Financial Services

Authorised push payment frauds in England: are receiving banks in the line of fire?

Published on 13th Jun 2024

Two recent English High Court judgments have focused attention on the role of receiving banks where a customer of a paying bank has been scammed

People in a meeting and close up of a gavel

An APP fraud occurs when a fraudster tricks the payer into instructing their bank (or payment service provider, PSP) to send money from their account to an account controlled by the fraudster. From the paying PSP's perspective, the payment is "legitimate": it was authorised by the customer, whether in person, by use of passwords, two-factor authentication or otherwise. However, in making the payment, the customer has been scammed.

We previously reported on the Supreme Court judgment in  Philipp v Barclays Bank UK plc, where it was held that the so-called Quincecare duty arises only where the payment has not been authorised by the customer and not where the customer has been duped into authorising the payment.

Quincecare duty – effect on receiving bank?

The Quincecare duty of care has traditionally been interpreted as requiring PSPs to refrain from executing a payment instruction from a customer if they have reasonable grounds to believe that the instruction arises from a fraud.

This created an inherent tension between the PSP's duty to execute the customer's instructions and the Quincecare duty not to act on those instructions in certain circumstances. That tension was largely resolved by the Philipp decision for the customer's own PSP. But what of the PSP which receives the payment (often, into the account of the fraudster(s))? Could the paying customer seek redress against the receiving PSP (or further PSPs into which payments are transferred) instead?

That was the issue looked at in two recent High Court decisions: Larsson v Revolut Ltd and CCP Graduate School v NatWest.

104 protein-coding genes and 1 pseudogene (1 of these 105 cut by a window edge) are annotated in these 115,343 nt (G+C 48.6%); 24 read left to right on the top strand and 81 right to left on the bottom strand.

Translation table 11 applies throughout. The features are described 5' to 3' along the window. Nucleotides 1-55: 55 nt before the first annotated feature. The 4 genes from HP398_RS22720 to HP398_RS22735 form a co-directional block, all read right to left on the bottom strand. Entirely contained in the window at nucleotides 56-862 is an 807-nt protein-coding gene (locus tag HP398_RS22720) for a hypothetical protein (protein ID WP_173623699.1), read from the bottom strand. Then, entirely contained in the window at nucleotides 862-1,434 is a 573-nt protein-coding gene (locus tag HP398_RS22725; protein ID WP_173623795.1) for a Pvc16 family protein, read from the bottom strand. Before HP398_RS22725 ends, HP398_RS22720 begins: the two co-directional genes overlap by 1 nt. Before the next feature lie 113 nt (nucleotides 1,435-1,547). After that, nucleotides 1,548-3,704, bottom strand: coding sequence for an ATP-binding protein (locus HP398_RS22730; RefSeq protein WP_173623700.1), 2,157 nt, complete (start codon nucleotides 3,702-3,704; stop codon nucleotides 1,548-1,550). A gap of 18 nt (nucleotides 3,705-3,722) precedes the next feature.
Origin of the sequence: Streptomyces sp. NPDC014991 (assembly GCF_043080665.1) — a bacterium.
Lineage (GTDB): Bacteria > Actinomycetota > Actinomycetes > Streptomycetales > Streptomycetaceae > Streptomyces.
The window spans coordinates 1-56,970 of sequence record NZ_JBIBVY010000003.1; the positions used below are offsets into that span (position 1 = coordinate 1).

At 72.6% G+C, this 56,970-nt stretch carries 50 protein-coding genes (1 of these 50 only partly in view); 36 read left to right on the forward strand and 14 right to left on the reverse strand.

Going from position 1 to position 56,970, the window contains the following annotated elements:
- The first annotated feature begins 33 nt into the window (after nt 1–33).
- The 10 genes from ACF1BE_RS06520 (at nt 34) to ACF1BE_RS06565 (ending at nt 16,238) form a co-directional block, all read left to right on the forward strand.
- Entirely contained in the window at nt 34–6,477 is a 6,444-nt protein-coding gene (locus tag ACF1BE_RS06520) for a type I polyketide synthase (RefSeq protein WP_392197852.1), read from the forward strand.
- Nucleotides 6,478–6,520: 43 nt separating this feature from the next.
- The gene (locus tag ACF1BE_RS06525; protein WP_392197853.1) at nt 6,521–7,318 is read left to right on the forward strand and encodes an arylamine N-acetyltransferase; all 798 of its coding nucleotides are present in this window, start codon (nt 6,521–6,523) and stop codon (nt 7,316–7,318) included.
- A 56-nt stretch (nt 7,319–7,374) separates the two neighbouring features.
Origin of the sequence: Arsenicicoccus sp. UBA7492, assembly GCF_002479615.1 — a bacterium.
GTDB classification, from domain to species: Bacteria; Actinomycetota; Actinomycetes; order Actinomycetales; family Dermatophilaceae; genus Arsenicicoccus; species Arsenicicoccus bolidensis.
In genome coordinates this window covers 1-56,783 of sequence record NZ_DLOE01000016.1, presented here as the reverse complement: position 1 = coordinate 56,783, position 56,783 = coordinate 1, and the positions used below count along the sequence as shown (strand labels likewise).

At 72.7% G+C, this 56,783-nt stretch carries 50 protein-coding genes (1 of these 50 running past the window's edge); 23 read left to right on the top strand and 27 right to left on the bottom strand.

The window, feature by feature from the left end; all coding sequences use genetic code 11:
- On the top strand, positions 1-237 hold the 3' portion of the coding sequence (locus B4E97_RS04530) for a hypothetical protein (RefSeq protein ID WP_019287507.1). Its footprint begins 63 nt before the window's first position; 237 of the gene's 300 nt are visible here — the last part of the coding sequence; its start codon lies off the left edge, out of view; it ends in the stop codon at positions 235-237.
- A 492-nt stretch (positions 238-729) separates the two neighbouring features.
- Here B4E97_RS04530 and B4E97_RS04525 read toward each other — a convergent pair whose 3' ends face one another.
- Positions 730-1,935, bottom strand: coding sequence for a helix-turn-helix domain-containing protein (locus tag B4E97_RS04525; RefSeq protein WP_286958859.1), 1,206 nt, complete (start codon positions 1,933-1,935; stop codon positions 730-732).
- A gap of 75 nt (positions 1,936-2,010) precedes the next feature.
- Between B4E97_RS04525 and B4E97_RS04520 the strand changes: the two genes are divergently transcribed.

Larsson v Revolut Ltd

The novel issue in this case was whether the receiving PSP owes a duty of care to the payer in an APP fraud situation. Perhaps unsurprisingly, the judge held not – and it made no difference if (as was the case here) the customer also happens to be a customer of the receiving PSP (where the payment was made from the customer's account held at another bank).

Most case law on a PSP's duties to its customer relates to the duties of a paying bank. Not only is no duty owed where the customer authorises the PSP to make a payment, there is also no duty owed by the paying bank to a third party which is not a customer (even where the PSP knows that the third party has an interest, for example as the beneficial owner of funds). As the judge put it: "Given the acceptance that no duty of care is owed generally to a third party payer, I can see no principled reason for imposing a duty simply because P [the defrauded customer] happens also to be a customer of the Bank".

CCP Graduate School v NatWest

In this case, the customer victim of an APP fraud sought to claim against both its own PSP and the receiving PSP. In light of the Philipp decision, the Quincecare claim against the paying PSP was summarily dismissed.

In relation to the receiving PSP, the judge accepted that no Quincecare duty was owed by it to the victim and that such a duty would be inconsistent with the contractual duty owed by the receiving PSP to carry out any mandate given to it by its own customer.

However, a further argument was run based on comments made in the Philipp case, to the effect that "a duty of retrieval" might arise in some circumstances.

The judge noted that "the evidence produced in this application at the very least hints at there already being in place a system for retrieval and that any such system might be presumed to be capable of operating without difficulty". This system of retrieval effectively acts as a chain of indemnities from paying to receiving PSPs, until funds are located and frozen.

As a result, he felt unable to strike out, at this stage, the argument that such a duty might arise.

Osborne Clarke comment

As we have discussed in an earlier Insight, the Payment Systems Regulator has previously announced a reimbursement requirement for APP fraud within the Faster Payments Service system and is currently consulting on similar proposals for payments via CHAPS.

Broadly, this will require payment firms to reimburse all in-scope customers (consumers, microenterprises and charities) who fall victim to APP fraud in most cases, share the cost of reimbursing victims 50-50 between sending and receiving payment firms, and provide additional protections for vulnerable customers.

This new requirement will come into force in October 2024. In the meantime, receiving banks seem to be the new target for the victims of APP frauds. Although the Revolut case will give them some comfort, it may be relevant that that decision was in the context of a payment from an overseas bank, where the confirmation of payee name-checking service does not apply, rather than from a domestic bank, where it does.

It also remains to be seen whether the duty of retrieval will lead to the imposition of liability in some cases.


* This article is current as of the date of its publication and does not necessarily reflect the present state of the law or relevant regulation.

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